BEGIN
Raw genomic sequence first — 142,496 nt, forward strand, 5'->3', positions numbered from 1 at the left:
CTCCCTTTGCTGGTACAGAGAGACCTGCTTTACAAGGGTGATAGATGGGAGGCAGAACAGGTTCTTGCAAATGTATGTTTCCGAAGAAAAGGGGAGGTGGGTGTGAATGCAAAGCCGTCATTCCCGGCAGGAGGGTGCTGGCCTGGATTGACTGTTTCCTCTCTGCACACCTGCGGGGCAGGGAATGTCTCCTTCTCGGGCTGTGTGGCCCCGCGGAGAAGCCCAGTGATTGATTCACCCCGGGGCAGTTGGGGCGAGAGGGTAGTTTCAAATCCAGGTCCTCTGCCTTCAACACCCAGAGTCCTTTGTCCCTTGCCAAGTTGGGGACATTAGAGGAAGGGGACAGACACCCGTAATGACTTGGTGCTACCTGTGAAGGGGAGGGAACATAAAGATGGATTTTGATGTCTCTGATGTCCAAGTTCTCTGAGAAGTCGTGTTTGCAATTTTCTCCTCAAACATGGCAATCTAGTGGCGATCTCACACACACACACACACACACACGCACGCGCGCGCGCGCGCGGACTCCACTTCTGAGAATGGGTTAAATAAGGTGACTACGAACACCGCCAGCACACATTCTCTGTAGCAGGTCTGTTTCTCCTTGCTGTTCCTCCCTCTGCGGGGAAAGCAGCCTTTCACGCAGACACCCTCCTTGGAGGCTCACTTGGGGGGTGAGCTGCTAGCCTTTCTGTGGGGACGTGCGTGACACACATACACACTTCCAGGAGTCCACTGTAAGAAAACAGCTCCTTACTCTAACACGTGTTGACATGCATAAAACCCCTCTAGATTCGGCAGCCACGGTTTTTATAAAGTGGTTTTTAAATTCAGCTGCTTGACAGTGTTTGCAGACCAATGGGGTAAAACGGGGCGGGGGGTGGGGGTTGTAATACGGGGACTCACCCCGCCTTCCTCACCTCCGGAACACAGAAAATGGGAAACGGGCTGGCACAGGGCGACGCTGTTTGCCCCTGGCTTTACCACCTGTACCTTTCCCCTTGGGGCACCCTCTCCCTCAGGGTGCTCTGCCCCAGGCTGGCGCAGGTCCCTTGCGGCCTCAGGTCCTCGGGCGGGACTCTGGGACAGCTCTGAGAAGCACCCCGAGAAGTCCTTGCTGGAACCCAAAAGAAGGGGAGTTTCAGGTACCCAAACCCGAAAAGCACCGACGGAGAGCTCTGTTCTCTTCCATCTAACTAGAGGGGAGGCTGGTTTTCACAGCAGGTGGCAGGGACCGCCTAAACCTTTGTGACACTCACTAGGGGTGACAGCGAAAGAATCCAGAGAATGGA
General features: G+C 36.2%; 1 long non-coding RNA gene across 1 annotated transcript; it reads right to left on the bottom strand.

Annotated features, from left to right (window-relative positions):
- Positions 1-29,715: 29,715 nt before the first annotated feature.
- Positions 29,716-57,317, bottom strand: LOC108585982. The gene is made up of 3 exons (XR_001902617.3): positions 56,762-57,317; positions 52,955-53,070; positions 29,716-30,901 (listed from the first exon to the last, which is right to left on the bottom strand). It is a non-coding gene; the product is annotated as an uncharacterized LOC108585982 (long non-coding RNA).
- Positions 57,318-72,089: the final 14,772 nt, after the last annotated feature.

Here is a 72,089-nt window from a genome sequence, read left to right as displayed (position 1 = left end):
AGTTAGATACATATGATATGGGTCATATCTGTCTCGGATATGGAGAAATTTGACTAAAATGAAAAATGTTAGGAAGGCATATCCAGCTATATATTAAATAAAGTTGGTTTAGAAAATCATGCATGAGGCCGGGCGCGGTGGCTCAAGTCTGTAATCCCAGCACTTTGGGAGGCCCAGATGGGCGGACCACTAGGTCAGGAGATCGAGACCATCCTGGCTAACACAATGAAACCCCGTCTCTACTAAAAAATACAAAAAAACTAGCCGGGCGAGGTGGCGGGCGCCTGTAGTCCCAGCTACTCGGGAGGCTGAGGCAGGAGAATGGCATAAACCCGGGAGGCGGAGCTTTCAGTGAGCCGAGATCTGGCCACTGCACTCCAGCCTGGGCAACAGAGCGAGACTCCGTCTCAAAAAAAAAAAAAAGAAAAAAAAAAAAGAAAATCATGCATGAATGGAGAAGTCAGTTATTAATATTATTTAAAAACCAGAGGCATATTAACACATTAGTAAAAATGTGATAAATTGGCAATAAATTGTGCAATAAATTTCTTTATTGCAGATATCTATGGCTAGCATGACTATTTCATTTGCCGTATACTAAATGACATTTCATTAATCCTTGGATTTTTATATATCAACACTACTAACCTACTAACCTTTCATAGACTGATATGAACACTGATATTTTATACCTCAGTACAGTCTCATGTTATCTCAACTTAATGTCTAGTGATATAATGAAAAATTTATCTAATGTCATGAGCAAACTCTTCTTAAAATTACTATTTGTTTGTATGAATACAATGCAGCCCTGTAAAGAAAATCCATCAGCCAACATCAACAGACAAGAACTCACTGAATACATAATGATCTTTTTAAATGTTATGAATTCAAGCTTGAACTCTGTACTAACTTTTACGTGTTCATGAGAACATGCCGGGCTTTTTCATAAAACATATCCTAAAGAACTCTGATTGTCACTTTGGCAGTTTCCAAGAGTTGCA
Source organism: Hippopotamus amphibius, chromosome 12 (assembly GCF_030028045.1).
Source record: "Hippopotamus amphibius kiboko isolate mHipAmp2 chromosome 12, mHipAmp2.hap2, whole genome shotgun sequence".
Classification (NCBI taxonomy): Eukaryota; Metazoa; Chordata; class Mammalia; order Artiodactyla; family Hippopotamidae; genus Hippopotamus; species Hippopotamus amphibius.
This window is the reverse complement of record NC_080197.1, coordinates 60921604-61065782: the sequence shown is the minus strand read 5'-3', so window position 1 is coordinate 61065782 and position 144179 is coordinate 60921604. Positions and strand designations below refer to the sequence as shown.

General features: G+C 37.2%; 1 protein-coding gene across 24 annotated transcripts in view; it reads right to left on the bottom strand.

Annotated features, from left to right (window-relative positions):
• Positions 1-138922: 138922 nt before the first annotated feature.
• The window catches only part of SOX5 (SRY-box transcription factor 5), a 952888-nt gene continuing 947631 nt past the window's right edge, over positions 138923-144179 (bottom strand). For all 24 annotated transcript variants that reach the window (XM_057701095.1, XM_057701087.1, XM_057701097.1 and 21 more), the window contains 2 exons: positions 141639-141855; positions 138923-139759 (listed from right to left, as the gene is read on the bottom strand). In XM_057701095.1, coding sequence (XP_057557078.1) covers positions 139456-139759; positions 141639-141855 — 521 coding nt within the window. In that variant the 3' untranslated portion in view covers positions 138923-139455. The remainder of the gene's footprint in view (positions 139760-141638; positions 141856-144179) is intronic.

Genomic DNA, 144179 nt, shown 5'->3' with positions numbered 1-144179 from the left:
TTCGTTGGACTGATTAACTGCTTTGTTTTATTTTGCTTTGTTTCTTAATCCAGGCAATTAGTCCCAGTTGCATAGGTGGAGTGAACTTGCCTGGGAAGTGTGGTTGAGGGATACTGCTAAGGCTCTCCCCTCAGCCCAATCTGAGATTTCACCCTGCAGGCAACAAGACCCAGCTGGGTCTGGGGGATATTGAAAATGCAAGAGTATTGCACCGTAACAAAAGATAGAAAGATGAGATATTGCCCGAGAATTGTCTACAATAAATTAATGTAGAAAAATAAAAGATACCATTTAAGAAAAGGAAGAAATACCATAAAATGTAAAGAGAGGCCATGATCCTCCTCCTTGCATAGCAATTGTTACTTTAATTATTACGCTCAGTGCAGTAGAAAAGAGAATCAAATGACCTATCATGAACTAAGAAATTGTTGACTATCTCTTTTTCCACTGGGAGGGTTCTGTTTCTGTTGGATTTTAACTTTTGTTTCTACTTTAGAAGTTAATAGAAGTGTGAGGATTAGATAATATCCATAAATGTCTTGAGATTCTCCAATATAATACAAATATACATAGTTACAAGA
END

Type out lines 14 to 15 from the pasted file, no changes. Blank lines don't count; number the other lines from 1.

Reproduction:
General features: G+C 37.2%; 1 protein-coding gene across 24 annotated transcripts in view; it reads right to left on the bottom strand.

Annotated features, from left to right (window-relative positions):